"I am amazed I finished it," says Johnston. "And I wrote every fucking word. It took me a year-and-a-half and it was just so difficult. It was way harder than acting. I learned how to write within the process of writing. There were times, though, I realized I just had a great love of creating the perfect sentence. But the most important thing about the book is I wanted it to sound like me. And I wanted people to know that I'm a real person -- not some preconceived notion of a Hollywood actress who throws things at people. One of the reasons I wanted my first chapter to break the fourth wall, as we say in theater, is so that people felt like I was talking to them."
Johnston, who calls herself an avid lover of reading, originally had a different idea for her first book. "I was going to start with sort of a funny self-help book for young girls and I brought that idea to Simon & Schuster, and, of course they wanted writing samples," she recalls. "So I offered to give this editor some of my papers from my time at NYU, and she said no. So I sent her 12 emails I wrote, and when I went to get the longest one I could find, it was this one I wrote to my friend Chris when he got sober and I was five months sober. And my editor wrote me back and she told me, 'let's do that book.'"
While she hadn't really thought her life was the right subject for a book, she soon changed her mind. "At first, I thought I could never write about my addiction - I'm not one of those people - and then about 10 minutes later, I just started writing about it," she says. "It's not a mea culpa book, and I'm not interested in having a pity party. And it's not a typical celebrity memoir. It's a memoir of someone who started life over. I've tried to tell my story, and though it's a dark story, I try to tell it with humor and to make it an entertaining story."
Johnston believes the book is vital reading not just for addicts, but for people who are involved with addicts, whether they realize it or not. "By writing this book, I am choosing to make the subject of addiction less embarrassing. I think secrecy and shame is what is killing us," she says. "People don't realize that alcohol-related or drug-related deaths are the biggest killer of people in this country, and that's partially because people don't talk about it. One out of three teens in the U.S. meets the criteria for addiction. So it's not just Whitney Houston or some narcissistic Hollywood actor who's an addict; it's your mom or your cousin. And if you don't understand what addiction means, you'll never know why an addict chooses the door the drug is behind, and not the door the family is behind."
Having never done any professional writing before, Johnston turned to other memoirs for inspiration. "You know, James Frey's A Million Little Pieces is really a great book. Even if it's bullshit, it's the closest anyone has come to describing the pathos of the struggle of addiction," she says. "But the person who most inspired me was David Sedaris, because in each of his books, his chapters have a beginning, middle, and an end. I really tried to take any chapter of my book out of context and see if it still makes sense."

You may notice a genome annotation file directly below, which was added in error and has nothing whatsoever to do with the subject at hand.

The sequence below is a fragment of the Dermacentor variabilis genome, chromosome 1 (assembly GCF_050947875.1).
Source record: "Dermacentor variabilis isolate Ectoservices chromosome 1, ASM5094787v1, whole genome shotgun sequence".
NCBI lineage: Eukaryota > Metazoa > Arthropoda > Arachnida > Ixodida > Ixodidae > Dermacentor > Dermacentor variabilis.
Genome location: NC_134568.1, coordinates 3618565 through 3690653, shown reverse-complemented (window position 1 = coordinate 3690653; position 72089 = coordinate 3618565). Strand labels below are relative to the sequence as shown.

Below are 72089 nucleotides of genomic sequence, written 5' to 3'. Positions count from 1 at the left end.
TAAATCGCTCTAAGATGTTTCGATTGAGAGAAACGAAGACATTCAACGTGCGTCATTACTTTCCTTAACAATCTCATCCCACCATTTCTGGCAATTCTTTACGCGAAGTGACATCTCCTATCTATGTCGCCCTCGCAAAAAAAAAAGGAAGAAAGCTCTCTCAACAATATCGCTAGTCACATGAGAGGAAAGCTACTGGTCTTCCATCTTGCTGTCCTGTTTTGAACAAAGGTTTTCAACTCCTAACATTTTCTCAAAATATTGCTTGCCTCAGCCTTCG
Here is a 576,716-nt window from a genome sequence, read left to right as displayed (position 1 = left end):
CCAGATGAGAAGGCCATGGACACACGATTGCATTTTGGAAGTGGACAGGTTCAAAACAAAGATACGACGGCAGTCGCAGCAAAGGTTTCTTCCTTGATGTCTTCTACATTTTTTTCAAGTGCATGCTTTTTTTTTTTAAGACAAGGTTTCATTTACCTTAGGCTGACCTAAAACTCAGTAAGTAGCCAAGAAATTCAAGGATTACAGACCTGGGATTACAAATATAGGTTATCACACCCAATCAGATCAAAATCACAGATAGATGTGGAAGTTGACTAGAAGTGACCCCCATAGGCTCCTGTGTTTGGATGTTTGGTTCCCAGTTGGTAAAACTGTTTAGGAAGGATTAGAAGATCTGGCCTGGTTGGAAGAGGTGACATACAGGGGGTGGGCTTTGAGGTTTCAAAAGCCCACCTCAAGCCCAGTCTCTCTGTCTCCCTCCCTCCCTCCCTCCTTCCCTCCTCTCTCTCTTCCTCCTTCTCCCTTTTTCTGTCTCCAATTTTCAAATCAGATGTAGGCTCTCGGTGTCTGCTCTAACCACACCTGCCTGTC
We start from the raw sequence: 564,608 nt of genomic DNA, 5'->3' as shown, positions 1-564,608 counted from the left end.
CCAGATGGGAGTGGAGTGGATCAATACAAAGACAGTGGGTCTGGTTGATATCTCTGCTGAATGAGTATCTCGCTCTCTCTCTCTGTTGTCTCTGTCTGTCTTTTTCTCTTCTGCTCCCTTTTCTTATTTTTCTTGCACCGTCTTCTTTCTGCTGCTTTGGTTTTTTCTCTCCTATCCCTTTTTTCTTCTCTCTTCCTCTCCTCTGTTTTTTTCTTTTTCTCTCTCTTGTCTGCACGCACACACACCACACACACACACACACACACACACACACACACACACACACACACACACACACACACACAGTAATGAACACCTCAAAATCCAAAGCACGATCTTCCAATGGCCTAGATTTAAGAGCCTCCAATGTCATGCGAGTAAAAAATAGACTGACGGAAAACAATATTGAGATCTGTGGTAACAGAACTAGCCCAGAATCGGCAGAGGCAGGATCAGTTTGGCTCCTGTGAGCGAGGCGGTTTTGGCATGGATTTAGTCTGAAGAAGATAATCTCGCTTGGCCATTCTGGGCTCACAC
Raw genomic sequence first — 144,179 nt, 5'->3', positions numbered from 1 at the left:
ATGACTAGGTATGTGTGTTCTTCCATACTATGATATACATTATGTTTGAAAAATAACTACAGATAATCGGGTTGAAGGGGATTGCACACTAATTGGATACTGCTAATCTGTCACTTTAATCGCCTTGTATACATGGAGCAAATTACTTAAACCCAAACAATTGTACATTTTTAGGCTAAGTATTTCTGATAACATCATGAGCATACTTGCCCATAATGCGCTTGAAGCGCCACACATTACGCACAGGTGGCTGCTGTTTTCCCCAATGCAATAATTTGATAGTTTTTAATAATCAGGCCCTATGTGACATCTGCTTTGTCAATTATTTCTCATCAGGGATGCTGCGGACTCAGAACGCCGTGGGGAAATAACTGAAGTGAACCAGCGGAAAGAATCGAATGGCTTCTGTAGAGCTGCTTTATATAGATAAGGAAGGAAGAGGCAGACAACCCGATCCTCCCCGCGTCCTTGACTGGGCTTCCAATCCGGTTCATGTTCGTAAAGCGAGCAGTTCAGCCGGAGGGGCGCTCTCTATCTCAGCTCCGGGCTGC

She showed parts of the book along the way to friends, including director Joe Mantello, the actor and writer David Rakoff, and Oscar-winning actress Kate Winslet -- all of whom she calls incredibly supportive. But one person has yet to see book. "I'm most nervous about my mom's reaction," admits Johnston. "She's a private woman and I know this will be difficult for her -- especially how some people will feel it reflects on her. But it's not meant to be accusatory. And when I told her I was writing it, she said, 'I don't think you should write it, but it's your journey.'"
The book is just one part of Johnston's crusade to get America to deal with the perils of addiction. Five years ago, she founded SLAM, whose goal is to get a "sober high school" built in New York City. Last month, she organized a special evening of the long-running show Celebrity Autobiography in New York as a benefit for the organization.
"In this country, one in 70 kids go to rehab every year, and if they go back to a regular high school, their chance of relapse is 90 percent," she says. "But if they go to a sober high school, they are much more likely to stay away from drugs or alcohol. (For more information, visit www.slamnyc.org.)
While she only has a couple of months before she returns to Los Angeles to film the second season of The Exes, she will be doing some readings and book signings, and encourages people to communicate with her via her website (www.gutsthebook.com).
And as the book documents, her life hasn't always been easy or perfect, but she has no regrets. "I wouldn't change anything that's happened in my life, because everything has led me to the life I have right now," she notes. "I am not just happy, but really proud of who I am right now."